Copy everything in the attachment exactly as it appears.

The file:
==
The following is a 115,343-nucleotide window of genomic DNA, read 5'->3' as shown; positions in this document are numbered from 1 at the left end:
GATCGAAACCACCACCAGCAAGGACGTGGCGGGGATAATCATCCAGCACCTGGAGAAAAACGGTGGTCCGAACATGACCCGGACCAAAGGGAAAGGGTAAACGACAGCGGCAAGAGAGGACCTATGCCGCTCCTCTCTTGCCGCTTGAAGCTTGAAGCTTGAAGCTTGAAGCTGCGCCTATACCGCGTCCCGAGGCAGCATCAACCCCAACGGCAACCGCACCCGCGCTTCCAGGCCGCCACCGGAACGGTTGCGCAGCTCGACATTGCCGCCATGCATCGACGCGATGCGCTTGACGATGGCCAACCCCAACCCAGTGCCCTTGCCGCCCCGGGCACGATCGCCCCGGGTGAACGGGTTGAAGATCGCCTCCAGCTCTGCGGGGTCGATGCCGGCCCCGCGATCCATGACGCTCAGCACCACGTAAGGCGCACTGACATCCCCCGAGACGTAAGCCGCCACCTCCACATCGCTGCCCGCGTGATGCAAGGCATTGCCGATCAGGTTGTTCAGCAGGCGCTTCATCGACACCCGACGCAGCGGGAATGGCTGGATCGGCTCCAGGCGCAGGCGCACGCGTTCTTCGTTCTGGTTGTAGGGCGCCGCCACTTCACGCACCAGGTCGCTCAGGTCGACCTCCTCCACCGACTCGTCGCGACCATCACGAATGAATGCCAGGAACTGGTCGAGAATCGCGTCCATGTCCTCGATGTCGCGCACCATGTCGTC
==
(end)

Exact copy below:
The following is a 115,343-nucleotide window of genomic DNA, read 5'->3' as shown; positions in this document are numbered from 1 at the left end:
GATCGAAACCACCACCAGCAAGGACGTGGCGGGGATAATCATCCAGCACCTGGAGAAAAACGGTGGTCCGAACATGACCCGGACCAAAGGGAAAGGGTAAACGACAGCGGCAAGAGAGGACCTATGCCGCTCCTCTCTTGCCGCTTGAAGCTTGAAGCTTGAAGCTTGAAGCTGCGCCTATACCGCGTCCCGAGGCAGCATCAACCCCAACGGCAACCGCACCCGCGCTTCCAGGCCGCCACCGGAACGGTTGCGCAGCTCGACATTGCCGCCATGCATCGACGCGATGCGCTTGACGATGGCCAACCCCAACCCAGTGCCCTTGCCGCCCCGGGCACGATCGCCCCGGGTGAACGGGTTGAAGATCGCCTCCAGCTCTGCGGGGTCGATGCCGGCCCCGCGATCCATGACGCTCAGCACCACGTAAGGCGCACTGACATCCCCCGAGACGTAAGCCGCCACCTCCACATCGCTGCCCGCGTGATGCAAGGCATTGCCGATCAGGTTGTTCAGCAGGCGCTTCATCGACACCCGACGCAGCGGGAATGGCTGGATCGGCTCCAGGCGCAGGCGCACGCGTTCTTCGTTCTGGTTGTAGGGCGCCGCCACTTCACGCACCAGGTCGCTCAGGTCGACCTCCTCCACCGACTCGTCGCGACCATCACGAATGAATGCCAGGAACTGGTCGAGAATCGCGTCCATGTCCTCGATGTCGCGCACCATGTCGTC